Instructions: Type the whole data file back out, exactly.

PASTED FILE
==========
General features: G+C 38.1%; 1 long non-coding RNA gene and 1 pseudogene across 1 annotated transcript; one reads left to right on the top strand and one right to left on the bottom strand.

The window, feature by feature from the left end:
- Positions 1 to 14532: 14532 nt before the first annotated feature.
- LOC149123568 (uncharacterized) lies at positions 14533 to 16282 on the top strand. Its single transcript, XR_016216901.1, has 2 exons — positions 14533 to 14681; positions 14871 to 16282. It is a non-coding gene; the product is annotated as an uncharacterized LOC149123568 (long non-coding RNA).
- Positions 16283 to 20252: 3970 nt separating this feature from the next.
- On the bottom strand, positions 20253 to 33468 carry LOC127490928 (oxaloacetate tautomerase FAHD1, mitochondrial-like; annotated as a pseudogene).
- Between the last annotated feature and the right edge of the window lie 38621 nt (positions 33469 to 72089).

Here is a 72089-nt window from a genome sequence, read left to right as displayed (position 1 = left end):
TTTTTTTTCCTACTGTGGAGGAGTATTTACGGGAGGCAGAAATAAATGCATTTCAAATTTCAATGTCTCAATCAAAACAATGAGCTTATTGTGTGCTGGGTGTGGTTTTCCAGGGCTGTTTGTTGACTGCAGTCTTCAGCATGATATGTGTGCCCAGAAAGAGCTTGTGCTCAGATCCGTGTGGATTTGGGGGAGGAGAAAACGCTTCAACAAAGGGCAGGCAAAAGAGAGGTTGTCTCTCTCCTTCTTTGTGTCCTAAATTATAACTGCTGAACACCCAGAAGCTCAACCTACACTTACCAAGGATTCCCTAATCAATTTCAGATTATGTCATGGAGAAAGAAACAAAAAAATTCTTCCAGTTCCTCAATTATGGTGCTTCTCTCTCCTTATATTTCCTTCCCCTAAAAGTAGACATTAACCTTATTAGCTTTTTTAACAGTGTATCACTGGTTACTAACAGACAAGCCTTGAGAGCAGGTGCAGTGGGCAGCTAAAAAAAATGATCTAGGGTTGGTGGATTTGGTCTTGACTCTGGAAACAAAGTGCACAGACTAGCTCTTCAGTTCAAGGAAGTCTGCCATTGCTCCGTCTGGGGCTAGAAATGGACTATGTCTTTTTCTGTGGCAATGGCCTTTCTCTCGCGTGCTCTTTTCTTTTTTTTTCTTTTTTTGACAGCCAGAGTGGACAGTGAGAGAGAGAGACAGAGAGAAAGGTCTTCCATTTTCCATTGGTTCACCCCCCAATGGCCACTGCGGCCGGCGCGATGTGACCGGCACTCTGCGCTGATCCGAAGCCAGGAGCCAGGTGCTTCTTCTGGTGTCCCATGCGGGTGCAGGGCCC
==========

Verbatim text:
General features: G+C 38.1%; 1 long non-coding RNA gene and 1 pseudogene across 1 annotated transcript; one reads left to right on the top strand and one right to left on the bottom strand.

The window, feature by feature from the left end:
- Positions 1 to 14532: 14532 nt before the first annotated feature.
- LOC149123568 (uncharacterized) lies at positions 14533 to 16282 on the top strand. Its single transcript, XR_016216901.1, has 2 exons — positions 14533 to 14681; positions 14871 to 16282. It is a non-coding gene; the product is annotated as an uncharacterized LOC149123568 (long non-coding RNA).
- Positions 16283 to 20252: 3970 nt separating this feature from the next.
- On the bottom strand, positions 20253 to 33468 carry LOC127490928 (oxaloacetate tautomerase FAHD1, mitochondrial-like; annotated as a pseudogene).
- Between the last annotated feature and the right edge of the window lie 38621 nt (positions 33469 to 72089).

Here is a 72089-nt window from a genome sequence, read left to right as displayed (position 1 = left end):
TTTTTTTTCCTACTGTGGAGGAGTATTTACGGGAGGCAGAAATAAATGCATTTCAAATTTCAATGTCTCAATCAAAACAATGAGCTTATTGTGTGCTGGGTGTGGTTTTCCAGGGCTGTTTGTTGACTGCAGTCTTCAGCATGATATGTGTGCCCAGAAAGAGCTTGTGCTCAGATCCGTGTGGATTTGGGGGAGGAGAAAACGCTTCAACAAAGGGCAGGCAAAAGAGAGGTTGTCTCTCTCCTTCTTTGTGTCCTAAATTATAACTGCTGAACACCCAGAAGCTCAACCTACACTTACCAAGGATTCCCTAATCAATTTCAGATTATGTCATGGAGAAAGAAACAAAAAAATTCTTCCAGTTCCTCAATTATGGTGCTTCTCTCTCCTTATATTTCCTTCCCCTAAAAGTAGACATTAACCTTATTAGCTTTTTTAACAGTGTATCACTGGTTACTAACAGACAAGCCTTGAGAGCAGGTGCAGTGGGCAGCTAAAAAAAATGATCTAGGGTTGGTGGATTTGGTCTTGACTCTGGAAACAAAGTGCACAGACTAGCTCTTCAGTTCAAGGAAGTCTGCCATTGCTCCGTCTGGGGCTAGAAATGGACTATGTCTTTTTCTGTGGCAATGGCCTTTCTCTCGCGTGCTCTTTTCTTTTTTTTTCTTTTTTTGACAGCCAGAGTGGACAGTGAGAGAGAGAGACAGAGAGAAAGGTCTTCCATTTTCCATTGGTTCACCCCCCAATGGCCACTGCGGCCGGCGCGATGTGACCGGCACTCTGCGCTGATCCGAAGCCAGGAGCCAGGTGCTTCTTCTGGTGTCCCATGCGGGTGCAGGGCCC